World of Threads, Part 3

Well, I didn't say which Monday I would post, did I? :) *
Last part of World of Threads, this from the second site; The Living Arts Centre in Mississauga, Ontario.

This piece is by Alexander Hernandez called "Leopard Beard", and is embroidered applique on satin.


This piece is by Barbara Bryn Klare, called "Modern Sampler". BSP found it very amusing, I found it quite moving  - both of us agreed it was a tale of a broken heart.

This piece is by Barbara Rehus of  St. Catharines, Ontario entitled "Today I think I might look Pretty". The piece was a puppet assemblage with a real mirror. Neither of us were sure how it fit into "World of Threads" but we weren't curating! 

This piece was by Chris Motley, of San Francisco CA, called "Up, Really Down & Up Again". BSP had a very specific, visceral reaction; I felt nothing. It reminded me of when we saw the Rothko show in New York a few years back: there were pieces there that broke my heart, moved me to tears, struck me silent. BSP felt zero. Art is really wonderful that way!

As you know, I'm fond of all things wee, so these tiny streetscapes by created by Dolores Slowinski, of Detroit MI, were very enjoyable for me, and very sweet. They were composed of hand-made paper and embroidered.

Apparently, I just couldn't manage to take a straight photo in front of this piece, so my apologies to Geneviéve Moisan, of Montréal, Canada  who made this brocaded jacquard weaving.

Jennifer Petus, of Aurora, Colorado loom knitted and machine embroidered her piece called "Feathering", which featured found objects as well.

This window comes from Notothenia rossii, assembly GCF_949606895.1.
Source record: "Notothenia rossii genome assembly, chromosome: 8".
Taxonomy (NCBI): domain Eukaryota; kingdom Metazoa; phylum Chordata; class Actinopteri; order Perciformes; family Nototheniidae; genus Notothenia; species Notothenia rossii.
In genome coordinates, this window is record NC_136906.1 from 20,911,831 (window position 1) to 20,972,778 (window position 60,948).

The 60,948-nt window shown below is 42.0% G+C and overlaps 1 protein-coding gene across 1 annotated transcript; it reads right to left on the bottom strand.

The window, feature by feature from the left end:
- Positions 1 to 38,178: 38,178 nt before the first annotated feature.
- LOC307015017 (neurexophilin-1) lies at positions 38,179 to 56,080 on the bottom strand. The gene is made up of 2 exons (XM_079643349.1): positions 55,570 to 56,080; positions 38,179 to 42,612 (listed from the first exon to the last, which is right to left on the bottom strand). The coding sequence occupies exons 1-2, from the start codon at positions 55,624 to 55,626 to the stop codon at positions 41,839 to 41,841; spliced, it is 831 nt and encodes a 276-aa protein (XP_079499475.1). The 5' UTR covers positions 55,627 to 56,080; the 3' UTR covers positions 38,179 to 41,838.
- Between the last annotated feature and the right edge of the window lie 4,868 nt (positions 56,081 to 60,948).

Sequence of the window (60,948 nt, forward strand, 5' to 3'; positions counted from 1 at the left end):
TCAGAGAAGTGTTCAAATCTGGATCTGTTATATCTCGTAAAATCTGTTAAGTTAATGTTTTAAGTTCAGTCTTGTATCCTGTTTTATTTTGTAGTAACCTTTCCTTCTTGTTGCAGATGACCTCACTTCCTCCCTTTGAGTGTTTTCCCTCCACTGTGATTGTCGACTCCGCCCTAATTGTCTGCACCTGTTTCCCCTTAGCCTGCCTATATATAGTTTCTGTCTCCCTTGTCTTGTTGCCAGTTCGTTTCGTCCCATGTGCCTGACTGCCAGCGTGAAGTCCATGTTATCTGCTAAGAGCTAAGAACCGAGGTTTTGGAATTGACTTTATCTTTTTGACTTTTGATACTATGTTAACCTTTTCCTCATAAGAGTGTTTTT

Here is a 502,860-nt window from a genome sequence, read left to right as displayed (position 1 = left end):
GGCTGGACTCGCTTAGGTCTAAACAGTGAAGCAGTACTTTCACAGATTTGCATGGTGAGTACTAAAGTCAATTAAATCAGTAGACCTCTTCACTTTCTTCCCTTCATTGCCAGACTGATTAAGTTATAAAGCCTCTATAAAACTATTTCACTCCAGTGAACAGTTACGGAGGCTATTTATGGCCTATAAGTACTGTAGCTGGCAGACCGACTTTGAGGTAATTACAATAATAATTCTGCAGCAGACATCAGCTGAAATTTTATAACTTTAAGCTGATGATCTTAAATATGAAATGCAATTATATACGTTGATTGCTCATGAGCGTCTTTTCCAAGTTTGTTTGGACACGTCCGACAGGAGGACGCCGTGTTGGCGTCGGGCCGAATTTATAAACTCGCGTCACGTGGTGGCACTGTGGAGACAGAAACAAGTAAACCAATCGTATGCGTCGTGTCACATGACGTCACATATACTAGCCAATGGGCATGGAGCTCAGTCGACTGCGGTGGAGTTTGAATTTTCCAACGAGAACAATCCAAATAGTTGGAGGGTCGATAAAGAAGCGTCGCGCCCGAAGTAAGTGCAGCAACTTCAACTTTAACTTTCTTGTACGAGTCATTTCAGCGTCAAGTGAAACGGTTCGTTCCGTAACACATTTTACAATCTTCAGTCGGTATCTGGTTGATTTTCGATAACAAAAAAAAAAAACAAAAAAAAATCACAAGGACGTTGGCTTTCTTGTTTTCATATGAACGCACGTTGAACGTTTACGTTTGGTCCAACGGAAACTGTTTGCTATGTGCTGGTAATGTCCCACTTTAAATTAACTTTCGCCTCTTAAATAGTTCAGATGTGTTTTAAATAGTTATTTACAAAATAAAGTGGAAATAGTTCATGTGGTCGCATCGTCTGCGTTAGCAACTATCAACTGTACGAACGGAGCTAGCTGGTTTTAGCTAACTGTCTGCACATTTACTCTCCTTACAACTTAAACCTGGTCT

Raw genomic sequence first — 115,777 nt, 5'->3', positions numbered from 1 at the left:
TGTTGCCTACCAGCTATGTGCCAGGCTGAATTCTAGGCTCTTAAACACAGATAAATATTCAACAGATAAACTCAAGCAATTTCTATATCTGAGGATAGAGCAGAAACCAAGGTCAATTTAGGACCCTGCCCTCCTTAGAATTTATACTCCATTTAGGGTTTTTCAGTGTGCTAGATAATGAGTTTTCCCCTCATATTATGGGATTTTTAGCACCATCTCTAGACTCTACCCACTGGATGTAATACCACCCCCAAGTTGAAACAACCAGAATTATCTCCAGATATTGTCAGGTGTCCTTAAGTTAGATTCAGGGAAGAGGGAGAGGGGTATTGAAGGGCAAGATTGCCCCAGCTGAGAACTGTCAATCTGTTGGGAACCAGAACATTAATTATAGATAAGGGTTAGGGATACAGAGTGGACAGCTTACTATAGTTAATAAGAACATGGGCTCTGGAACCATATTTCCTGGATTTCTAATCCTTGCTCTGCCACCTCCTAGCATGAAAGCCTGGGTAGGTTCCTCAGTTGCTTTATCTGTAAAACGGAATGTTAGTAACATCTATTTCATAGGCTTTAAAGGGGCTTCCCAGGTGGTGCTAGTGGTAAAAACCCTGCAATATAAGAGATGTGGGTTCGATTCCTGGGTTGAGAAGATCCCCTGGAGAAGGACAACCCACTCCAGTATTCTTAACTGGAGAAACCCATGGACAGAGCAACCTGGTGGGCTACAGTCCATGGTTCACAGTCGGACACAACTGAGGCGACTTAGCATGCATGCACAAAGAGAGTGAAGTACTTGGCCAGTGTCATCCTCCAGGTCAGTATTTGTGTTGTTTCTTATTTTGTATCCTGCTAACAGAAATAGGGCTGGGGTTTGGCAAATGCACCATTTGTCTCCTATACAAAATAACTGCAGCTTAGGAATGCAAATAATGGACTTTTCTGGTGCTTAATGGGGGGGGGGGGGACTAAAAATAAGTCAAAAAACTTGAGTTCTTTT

This piece, called "Beautiful Story of a Broken Family" was made by Marzena Ziejka, Chicago IL.

Pauline M.M. Nijenhuis, of Zutphen, Netherlands, hand embroidered "Fast Landscape Yellow Car".

Shawna Munro of Amherstburg, Ontario, embroidered and cross stitched these pieces.

And Suzanne Hesh of Tuscon Arizona created "First Person", with paint and machine embroidery.
Lastly, my favourite piece at this location came all the way from Rochester Kent, in the UK, and was made by Rosie James - called "Song of the Shirt".

…and a detail:

However, a note about this venue location.
I was quite disappointed with it. In addition to being an hour from the main venue, it was quite unprofessionally handled.
We drove there on a Saturday, only to find the building seemingly completely deserted (it was a large theatre centre and we gathered afterwards, community art centre.)  There was no signage indicating where World of Threads was, and after finding a small sign attached to an even smaller doorbell at the front desk, we followed the instructions and pushed for the attendant.
Although we could hear voices talking in the back room behind the counter of the front desk, and though we pushed several times; it was took about 20 minutes before someone appeared. We only waited because we had driven so far.
When the person finally appeared, they were angry that we had pushed the button so many times and told us that they were taking calls for tickets sales, which was why they had taken so long to answer the doorbell. They told where the show was, and after taking the elevator up, we found a glassed in gallery with a locked door, no evidence of any person, and a sign saying to ask at the front desk to be let in!!